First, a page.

“Businesses in both Europe and the U.S. are looking to the European Commission and the U.S. Department of Commerce to quickly finalize a successor agreement to the Privacy Shield that will resolve these issues,” pens Walker, before trumpeting that: “The stakes are too high — and international trade between Europe and the U.S. too important to the livelihoods of millions of people — to fail at finding a prompt solution to this imminent problem.”

Google’s motivation in penning the blog post likely has more than half eye on cooling the nerves of shareholders who may be spooked by regulatory enforcements. Hence repeat suggestions that a fix is about to materialized with talk of governments “finaliz[ing]” a “revised agreement” that can be “a durable framework” (i.e. that won’t just get shot down again by the CJEU in a few years).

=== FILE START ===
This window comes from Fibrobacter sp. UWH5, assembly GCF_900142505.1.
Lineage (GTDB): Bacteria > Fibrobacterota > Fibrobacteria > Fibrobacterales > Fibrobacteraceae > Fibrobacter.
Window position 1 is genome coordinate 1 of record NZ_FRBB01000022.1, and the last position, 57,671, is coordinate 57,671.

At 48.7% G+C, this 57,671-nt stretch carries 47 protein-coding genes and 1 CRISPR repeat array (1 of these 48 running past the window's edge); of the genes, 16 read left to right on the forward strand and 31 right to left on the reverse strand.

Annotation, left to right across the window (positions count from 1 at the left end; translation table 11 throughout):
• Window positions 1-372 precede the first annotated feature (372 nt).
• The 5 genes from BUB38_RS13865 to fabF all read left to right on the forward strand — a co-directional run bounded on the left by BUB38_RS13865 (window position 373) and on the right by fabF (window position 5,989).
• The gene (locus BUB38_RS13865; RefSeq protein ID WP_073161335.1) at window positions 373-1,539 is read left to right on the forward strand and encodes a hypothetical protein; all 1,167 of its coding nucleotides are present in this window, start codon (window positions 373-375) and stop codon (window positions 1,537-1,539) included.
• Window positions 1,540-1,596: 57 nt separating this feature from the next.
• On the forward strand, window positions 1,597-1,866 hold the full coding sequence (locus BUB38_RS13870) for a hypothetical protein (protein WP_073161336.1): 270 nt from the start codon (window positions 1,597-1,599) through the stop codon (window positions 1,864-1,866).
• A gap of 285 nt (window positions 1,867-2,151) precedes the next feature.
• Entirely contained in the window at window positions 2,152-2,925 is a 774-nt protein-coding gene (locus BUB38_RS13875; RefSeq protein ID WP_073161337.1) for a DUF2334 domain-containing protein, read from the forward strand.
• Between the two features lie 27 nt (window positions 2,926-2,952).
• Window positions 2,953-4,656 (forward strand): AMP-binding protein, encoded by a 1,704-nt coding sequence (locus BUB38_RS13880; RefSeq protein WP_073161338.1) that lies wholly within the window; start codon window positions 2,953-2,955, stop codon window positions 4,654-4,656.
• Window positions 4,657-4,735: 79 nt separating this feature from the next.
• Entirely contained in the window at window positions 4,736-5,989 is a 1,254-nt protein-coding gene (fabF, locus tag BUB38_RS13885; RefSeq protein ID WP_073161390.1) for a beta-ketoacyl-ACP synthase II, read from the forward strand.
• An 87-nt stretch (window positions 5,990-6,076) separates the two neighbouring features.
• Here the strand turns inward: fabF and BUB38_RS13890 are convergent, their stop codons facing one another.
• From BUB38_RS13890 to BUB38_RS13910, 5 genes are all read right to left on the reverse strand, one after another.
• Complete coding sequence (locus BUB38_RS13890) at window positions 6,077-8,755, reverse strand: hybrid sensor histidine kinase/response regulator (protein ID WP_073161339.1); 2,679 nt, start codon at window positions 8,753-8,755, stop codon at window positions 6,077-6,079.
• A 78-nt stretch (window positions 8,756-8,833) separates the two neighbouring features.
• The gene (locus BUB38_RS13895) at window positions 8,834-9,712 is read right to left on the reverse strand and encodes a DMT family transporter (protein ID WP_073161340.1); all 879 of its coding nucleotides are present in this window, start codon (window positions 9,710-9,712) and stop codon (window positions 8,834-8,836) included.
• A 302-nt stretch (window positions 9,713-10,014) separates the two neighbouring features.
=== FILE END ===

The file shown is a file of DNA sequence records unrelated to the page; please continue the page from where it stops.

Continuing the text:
There is a very half-hearted and passing mention to US surveillance reform too, with Walker claiming: “We have long advocated for government transparency, lawful processes, and surveillance reform.”

But his loudest call is for a quick fix — with the Google president segueing instantly from the topic of surveillance reform to redouble his push for the quickest of fixes (“we urge quick action”), and further pressing: “At this juncture, we urge both governments to take a flexible and aligned approach to resolving this important issue.”

This is unfortunate phrasing since, technically speaking, the EU is not a “government”. But since Google’s grasp of the detail of EU data protection compliance has been found wanting we should not be surprised that it doesn’t really understand EU governance either.

TechCrunch contacted the European Commission with questions about the negotiations towards Google’s sought for quickie replacement data transfer deal.